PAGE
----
Yu*, one of the Chinese leaders of the organization, explains that for most Chinese in ministry, becoming a Christian simply means substituting one type of work for another and rarely involves a worldview shift about work itself.
“Working hard is one of the things [Chinese culture] promotes,” says Yu. “You work for your career or your cause. Even for those outside of the church, they work hard for their career and they put their family second. Or third. Couples put their children second and their wife or husband in third. When someone becomes a pastor, they will say, ‘Now we work for God, so we need to be working even harder.’”
However, the pastor’s wives who gathered together this last July found a different message: not another to-do list but rather a call to live in grace—to rest in Christ’s work rather than their own.
The message is having an impact. As the Chinese church movement takes seriously the need to equip not only pastors but also their wives and families with the gospel of grace, it has taken steps to provide holistic training and retreats for those connected to the movement.
Leaders of the Grace to City movement are now seeing the need to minister to the full family, including kids. Legalism within the Chinese church and Marxist pragmatism within the Chinese public education system leave the children of believers without a robust understanding of grace.
Marriages, too, are part of the movement’s ministry outreach. Two years ago, the American pastor and author Paul David Tripp conducted a marriage conference for Chinese pastors and their wives. He focused not on to-do lists and marital strategies but on matters of the heart and gospel transformation. As a result, multiple pastors openly repented for prioritizing their work over their wives and children. At the end of the conference, attendees participated in a vow renewal ceremony, and pictures of the event show middle-aged, stately pastors alternately weeping and beaming over the wives of their youth.
Many churches—especially those in Beijing, where the cost of living is skyrocketing—are starting to account for the wife’s labor when determining a pastor’s compensation. “Some mature churches have started to count the family burden when they call a pastor, and they also give the wife a compensation, because the wife also is really part of the working ministry,” says Yu’s husband, Liao*.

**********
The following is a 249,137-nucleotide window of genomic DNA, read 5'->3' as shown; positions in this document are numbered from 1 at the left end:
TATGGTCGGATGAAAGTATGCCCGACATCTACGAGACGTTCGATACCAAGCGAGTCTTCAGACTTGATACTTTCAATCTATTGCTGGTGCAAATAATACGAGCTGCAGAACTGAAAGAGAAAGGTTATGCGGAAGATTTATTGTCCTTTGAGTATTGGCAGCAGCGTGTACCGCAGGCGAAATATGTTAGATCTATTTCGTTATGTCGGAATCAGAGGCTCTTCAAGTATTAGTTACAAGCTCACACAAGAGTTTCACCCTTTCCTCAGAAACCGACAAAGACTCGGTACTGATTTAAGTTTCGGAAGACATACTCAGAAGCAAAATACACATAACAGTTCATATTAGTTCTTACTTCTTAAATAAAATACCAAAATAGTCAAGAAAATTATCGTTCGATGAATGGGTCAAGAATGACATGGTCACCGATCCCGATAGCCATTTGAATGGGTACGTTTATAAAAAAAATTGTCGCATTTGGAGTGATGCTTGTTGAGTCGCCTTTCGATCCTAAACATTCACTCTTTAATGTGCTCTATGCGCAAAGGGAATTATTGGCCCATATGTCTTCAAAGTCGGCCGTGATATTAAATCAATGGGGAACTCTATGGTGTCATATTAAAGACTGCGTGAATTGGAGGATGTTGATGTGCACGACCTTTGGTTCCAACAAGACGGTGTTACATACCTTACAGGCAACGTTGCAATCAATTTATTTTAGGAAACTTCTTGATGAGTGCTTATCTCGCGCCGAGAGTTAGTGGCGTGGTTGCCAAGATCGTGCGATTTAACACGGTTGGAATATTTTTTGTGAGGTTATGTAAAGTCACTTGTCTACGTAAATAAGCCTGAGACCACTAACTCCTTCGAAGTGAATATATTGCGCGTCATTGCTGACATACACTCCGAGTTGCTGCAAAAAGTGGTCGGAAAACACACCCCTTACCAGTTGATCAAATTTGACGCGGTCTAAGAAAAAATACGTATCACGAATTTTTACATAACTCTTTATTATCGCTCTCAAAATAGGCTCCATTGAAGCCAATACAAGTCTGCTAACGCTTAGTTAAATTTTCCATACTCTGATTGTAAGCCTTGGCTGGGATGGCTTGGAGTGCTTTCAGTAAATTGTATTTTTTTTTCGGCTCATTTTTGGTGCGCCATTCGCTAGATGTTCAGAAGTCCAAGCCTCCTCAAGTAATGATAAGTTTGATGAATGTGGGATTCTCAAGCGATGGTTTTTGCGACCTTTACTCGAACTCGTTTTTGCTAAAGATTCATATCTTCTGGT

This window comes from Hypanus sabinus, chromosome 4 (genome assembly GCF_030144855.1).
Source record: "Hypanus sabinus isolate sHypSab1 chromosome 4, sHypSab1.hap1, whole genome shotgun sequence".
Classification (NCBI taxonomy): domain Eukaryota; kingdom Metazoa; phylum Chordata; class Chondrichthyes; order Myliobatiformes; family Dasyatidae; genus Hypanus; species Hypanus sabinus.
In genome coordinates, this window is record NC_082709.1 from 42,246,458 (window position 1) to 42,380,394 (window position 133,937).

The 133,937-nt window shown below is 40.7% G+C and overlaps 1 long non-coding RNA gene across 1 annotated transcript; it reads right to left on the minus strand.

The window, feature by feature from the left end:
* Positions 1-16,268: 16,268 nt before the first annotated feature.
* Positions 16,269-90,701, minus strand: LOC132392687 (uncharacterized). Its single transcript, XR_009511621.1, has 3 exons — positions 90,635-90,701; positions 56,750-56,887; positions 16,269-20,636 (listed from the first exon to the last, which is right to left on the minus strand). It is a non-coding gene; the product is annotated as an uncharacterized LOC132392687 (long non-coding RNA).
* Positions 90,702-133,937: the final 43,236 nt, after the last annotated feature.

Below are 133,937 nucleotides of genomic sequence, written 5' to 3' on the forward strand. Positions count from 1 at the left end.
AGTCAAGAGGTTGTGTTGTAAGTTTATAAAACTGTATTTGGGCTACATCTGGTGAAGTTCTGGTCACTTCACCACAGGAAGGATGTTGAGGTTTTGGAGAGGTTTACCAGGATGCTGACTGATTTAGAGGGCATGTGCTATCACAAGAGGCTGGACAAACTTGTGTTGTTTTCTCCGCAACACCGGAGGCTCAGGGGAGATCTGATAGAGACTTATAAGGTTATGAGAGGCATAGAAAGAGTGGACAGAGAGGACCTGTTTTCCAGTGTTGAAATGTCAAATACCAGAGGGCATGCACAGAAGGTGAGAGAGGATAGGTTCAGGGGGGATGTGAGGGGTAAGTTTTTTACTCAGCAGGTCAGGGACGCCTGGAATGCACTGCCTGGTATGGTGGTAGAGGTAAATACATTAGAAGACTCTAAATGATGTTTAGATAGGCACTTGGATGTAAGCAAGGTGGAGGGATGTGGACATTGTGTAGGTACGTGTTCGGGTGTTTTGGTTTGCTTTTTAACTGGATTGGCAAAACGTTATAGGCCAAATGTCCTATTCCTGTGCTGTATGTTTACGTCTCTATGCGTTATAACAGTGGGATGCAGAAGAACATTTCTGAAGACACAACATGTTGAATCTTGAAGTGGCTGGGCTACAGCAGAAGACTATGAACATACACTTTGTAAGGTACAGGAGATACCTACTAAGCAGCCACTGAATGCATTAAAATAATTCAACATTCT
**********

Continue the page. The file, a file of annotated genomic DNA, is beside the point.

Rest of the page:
The motivating mission for providing financial compensation, healthy discipleship for kids, and marriage care is simple: gospel renewal in the hearts of pastors, their wives, and their families.
“A lot of times when we encounter difficulties in our lives, our first response is not using the gospel,” says Yuan*, one of the female Chinese trainers. “Our first response is to use whatever we were used to growing up, whatever our family of origin taught us to do. Especially when you’re in ministry, it’s very easy to harbor bitterness, and you need to have the gospel in your life.”
“How do I extend grace to my kids? How do I extend grace to my husband?” said Yuan, after describing her experience of hosting various church events in her home every week and often yelling at her kids and husband minutes before congregants arrive. “If the wife or the mother is not happy, the home is not happy. And in a church-planting situation, a lot of times in the beginning, the wife is the co-founder of the church. So it’s crucial that in ministry, it’s a partnership. The wife needs to also understand what grace is.”
The expansion of God’s kingdom cannot take place without caring for both his sons and daughters involved in the work. For those of us coming alongside women in church planting, Paul’s insights in Thessalonians are near to our hearts: “So we cared for you. Because we loved you so much, we were delighted to share with you not only the gospel of God but our lives as well” (1 Thess. 2:8).
His words remind us that by helping women at “ground zero” of the church—in China or elsewhere—we help build up the global communion of saints.
Hannah Nation lives in Cambridge, Massachusetts, and serves the global church through her work with China Partnership. You can also find her writing at carvedtoadorn.com.
*Editor’s note: Due to security concerns, these names have been changed.